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Stovetop Smokers

Published November 2012

How we tested

Stovetop smokers, which smoke meat and other foods indoors, are metal vessels fitted with a wire rack set over a drip tray and covered with a lid. To see how they compare with outdoor smokers, we cooked salmon fillets and whole chickens on four models (priced from roughly $40 to $100), evaluating the smokers on the quality of the foods’ smoky flavor and how easy they were to use and clean.

Smoke flavor and cook times were more or less equal across the board; the difference mainly boiled down to ease of use. On the plus side, indoor smokers use special fine wood chips (sold separately) that don’t require soaking. Size, though a manageable obstacle, is where they came up short. All four smokers (designed to rest over a single burner) fit just four fish fillets, and only those with domed (versus flat) lids could house a whole bird. For the others, we crimped aluminum foil over the chickens per the manufacturers’ instructions, which worked fine.

Cleanup was a challenge with some smokers. All were somewhat discolored after the first use (think of the inside of a grill), but one model needed much more scrubbing than others to remove baked-on soot. And although smokers with nonstick surfaces were easier to clean, they also scratched easily, and the nonstick surface wasn’t necessary anyway: We were able to make traditional surfaces just as nonstick using vegetable oil spray. We preferred racks that had parallel—rather than gridlike—wires because grids trapped food. Lining the drip tray with foil, as one manufacturer instructed, made cleanup easier with all of the smokers. Ultimately, we preferred smokers with flat lids like that of our winner, whose promise of clean smoke flavor, moist meat, and easy cleanup and storage made it our champion.

The Results


Design Trifecta 360 Knife Block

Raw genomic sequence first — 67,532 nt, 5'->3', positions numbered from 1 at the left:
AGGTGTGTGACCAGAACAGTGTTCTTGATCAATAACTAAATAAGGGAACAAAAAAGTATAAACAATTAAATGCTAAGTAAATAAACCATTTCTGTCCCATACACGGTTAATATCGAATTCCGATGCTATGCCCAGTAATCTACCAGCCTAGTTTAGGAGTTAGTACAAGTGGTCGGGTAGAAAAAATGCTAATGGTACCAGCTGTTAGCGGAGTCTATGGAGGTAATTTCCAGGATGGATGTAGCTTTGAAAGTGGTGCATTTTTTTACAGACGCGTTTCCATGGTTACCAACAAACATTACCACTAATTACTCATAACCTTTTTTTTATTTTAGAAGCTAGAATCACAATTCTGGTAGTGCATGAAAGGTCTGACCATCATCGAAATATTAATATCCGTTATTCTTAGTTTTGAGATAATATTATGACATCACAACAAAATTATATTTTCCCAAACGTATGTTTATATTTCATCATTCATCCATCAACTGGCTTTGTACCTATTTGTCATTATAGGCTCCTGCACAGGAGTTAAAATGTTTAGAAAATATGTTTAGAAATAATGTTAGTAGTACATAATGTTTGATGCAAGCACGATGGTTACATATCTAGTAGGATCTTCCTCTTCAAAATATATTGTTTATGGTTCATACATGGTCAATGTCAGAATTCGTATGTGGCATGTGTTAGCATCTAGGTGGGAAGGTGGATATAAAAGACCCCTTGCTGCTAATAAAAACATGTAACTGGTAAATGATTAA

Admittedly expensive, this handsome block certainly seemed to live up to its billing as “the last knife block you ever have to buy.” The heaviest model in our testing, this block was ultrastable, and its durable bamboo exterior was a breeze to clean. Well-placed medium-strength magnets made it easy to attach all our knives, and a rotating base gave us quick access to them. One tiny quibble: The blade of our 12-inch slicing knife stuck out a little.


Schmidt Brothers Downtown Block

This roomy block completely sheathed our entire winning knife set using just one of its two sides—and quite securely, thanks to long, medium-strength magnet bars. Heavy, with a grippy base, this block was very stable. An acrylic guard made this model extra-safe but also made it a little trickier to insert knives and to clean; the wood block itself showed some minor cosmetic scratching during use.


Schmidt Brothers Midtown Block

This smaller version of the Downtown Block secured all our knives nicely, though the blade of the slicing knife stuck out a bit. With a base lined with grippy material, this block was very stable. An acrylic guard afforded extra protection against contact with blades but made it a little harder to insert knives and to clean; the wood itself got a little scratched during use.

Recommended with Reservations

Swissmar Bamboo Magnetic Knife Block

This small, scratch-resistant model had a stable, rubber-lined base and could hold all our knives, though the blade of the 12-inch slicing knife stuck out a bit. But inch-long gaps between its small magnets made coverage uneven and forced us to find the magnetic hot spots in order to secure the knives. Its acrylic guard made it safer to use but harder to insert knives and to clean.

Not Recommended

Messermeister Walnut Magnet Block

This handsome block was done in by its shape—a tippy, top-heavy quarter-circle that wasn’t tall or broad enough to keep the blades of three knives from poking out. It lacked a nonslip base, and its extra-strong magnets made it unnerving to attach or remove our heavy cleaver. Finally, it got a bit scratched after extensive use.


Epicurean Standing Knife Rack 12"

This magnetic block sheathed all our knives completely, though with a bit of crowding. But it was hard to insert each knife without hitting the block’s decorative slats on way down, and because the block was light and narrow, it wobbled when bumped. Worse, we couldn’t take it apart, so splatters that hit the interior were there to stay. Additionally, the outside stained easily, and when we wiped it down, the unit smelled like wet dog.


Kapoosh Rondelle Knife Block

This model stabilized knives with a mass of stiff, spaghetti-like bristles that shed and nicked easily after extensive use, covering our knives with plastic debris. While all our knives fit securely, several of the blades stuck out, making this unit feel less safe overall. Finally, though the bristles could be removed and cleaned in the dishwasher, their nooks and crannies made this block hard to wash by hand.


Kuhn Rikon Vision Knife Block, Clear

This plastic block required us to aim each knife into the folds of an accordion-pleated insert that was removable for easy cleaning but got nicked easily with repeated use. Because we could only insert the knives vertically, longer knife blades stuck out; a cleaver was too wide to fit. The lightest model in our lineup, this block was dangerously top-heavy when loaded with knives.